China's climate diversity creates flu vaccination complications

Courtesy of NIH

China is a big, climatologically-diverse country, with the weather changing significantly between the temperate zones in the north and the subtropical regions further south. This affects when flu seasons occur, and consequently when health authorities should run vaccination campaigns.

A team of U.S. and Chinese researchers have looked into this topic aiming to help the country plan a data-driven vaccination strategy. The researchers, who included National Institutes of Health staffers, found that Beijing and other cities in the northern band of China are similar to temperate zones around the world. Flu season peaks over the winter, so vaccination campaigns are best run around October. In the south of the country, around Shenzhen, the subtropical climate means flu season peaks in the spring.

The difference suggests a staggered vaccination campaign would be most effective, with the southern zone offering vaccines from February onward. Shanghai and other mid-latitude cities complicate the picture, though. Over the 7-year period analyzed by the researchers, the mid-latitude region experienced semi-annual flu peaks in the winter and summer. The data suggest the region should be classed separately from the southernmost area, but further research is needed to plan an optimal vaccination strategy.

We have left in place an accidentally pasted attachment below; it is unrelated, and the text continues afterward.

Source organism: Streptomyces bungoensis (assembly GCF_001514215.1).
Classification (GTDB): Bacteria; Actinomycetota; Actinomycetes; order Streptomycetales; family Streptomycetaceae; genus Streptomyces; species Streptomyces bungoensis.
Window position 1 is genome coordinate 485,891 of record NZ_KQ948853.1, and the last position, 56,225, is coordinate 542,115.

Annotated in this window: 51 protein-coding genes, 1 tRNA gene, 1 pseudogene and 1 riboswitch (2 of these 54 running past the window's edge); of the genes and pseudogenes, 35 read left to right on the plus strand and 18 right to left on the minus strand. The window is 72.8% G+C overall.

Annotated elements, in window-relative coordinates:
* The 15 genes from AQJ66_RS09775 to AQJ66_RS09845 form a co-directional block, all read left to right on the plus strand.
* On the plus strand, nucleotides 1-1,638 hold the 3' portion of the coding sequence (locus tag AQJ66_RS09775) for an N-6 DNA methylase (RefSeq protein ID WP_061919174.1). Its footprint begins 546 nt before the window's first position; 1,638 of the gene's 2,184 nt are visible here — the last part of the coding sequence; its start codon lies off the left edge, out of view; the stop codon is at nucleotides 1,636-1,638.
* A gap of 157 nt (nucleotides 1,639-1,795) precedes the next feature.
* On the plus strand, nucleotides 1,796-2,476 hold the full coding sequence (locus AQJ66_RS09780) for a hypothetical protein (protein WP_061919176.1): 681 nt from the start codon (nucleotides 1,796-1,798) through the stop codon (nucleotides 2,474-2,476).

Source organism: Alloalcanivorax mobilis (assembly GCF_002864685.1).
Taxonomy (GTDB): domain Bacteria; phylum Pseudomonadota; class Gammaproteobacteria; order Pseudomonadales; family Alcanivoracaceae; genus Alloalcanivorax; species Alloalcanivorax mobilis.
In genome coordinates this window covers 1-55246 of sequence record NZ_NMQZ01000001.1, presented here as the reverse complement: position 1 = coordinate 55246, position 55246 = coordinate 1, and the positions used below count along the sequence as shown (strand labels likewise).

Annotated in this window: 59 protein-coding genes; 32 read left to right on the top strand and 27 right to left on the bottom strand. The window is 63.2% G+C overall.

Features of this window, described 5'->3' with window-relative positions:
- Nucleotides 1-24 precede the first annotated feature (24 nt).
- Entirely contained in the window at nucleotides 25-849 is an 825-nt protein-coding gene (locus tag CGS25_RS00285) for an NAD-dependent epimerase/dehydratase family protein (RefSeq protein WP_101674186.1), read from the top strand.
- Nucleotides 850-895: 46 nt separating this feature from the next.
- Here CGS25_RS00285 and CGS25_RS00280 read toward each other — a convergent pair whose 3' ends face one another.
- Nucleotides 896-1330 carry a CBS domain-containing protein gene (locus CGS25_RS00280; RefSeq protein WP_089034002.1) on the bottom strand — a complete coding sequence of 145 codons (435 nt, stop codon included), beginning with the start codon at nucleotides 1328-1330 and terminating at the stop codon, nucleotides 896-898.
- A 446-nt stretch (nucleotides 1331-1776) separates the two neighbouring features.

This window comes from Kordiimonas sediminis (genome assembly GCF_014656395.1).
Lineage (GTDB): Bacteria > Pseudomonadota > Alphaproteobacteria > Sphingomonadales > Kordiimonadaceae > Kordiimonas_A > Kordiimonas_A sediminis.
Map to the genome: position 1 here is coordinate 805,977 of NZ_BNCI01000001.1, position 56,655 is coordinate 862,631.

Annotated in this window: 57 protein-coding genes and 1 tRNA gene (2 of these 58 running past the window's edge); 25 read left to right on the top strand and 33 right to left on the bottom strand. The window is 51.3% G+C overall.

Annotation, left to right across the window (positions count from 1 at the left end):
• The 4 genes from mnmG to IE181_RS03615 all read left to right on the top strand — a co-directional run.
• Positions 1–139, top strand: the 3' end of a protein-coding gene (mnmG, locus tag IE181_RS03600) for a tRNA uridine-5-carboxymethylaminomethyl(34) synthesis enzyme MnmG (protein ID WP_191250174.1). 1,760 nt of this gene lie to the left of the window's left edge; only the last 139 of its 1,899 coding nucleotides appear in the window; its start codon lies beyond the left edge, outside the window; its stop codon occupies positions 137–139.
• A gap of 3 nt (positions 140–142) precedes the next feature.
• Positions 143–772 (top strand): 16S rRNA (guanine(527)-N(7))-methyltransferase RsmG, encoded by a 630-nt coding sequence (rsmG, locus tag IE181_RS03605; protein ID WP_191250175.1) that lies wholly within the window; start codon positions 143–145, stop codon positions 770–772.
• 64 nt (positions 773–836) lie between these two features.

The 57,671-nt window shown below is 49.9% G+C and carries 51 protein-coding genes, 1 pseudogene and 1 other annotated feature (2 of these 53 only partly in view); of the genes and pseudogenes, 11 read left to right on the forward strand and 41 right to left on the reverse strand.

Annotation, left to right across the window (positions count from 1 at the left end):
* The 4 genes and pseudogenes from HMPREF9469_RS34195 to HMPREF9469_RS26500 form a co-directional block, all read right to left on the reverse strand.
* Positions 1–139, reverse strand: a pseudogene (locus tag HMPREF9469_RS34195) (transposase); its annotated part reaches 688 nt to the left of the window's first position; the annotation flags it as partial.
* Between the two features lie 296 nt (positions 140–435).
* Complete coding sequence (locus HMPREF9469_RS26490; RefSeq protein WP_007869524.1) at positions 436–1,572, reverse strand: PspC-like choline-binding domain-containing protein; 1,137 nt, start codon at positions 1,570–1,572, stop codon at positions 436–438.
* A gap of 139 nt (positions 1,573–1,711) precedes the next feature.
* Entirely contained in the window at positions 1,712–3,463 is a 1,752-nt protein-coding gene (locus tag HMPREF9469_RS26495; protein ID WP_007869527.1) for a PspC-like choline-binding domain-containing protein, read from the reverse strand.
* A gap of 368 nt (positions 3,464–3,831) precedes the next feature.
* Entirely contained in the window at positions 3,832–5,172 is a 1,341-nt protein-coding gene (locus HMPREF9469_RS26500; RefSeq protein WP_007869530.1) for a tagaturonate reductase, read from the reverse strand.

With China offering such a huge opportunity for vaccine manufacturers, the outcome could affect supply plans. GlaxoSmithKline ($GSK), Sanofi ($SNY) and other vaccine manufacturers, both local and global, have all established a presence in China's seasonal flu shot market, but so far uptake is limited. Around 2% of people receive the vaccine, but private use is expected to increase as the country becomes wealthier. And if government subsidy programs expand, China could become a major market for flu vaccine players. 

- read the NIH release
- here's the paper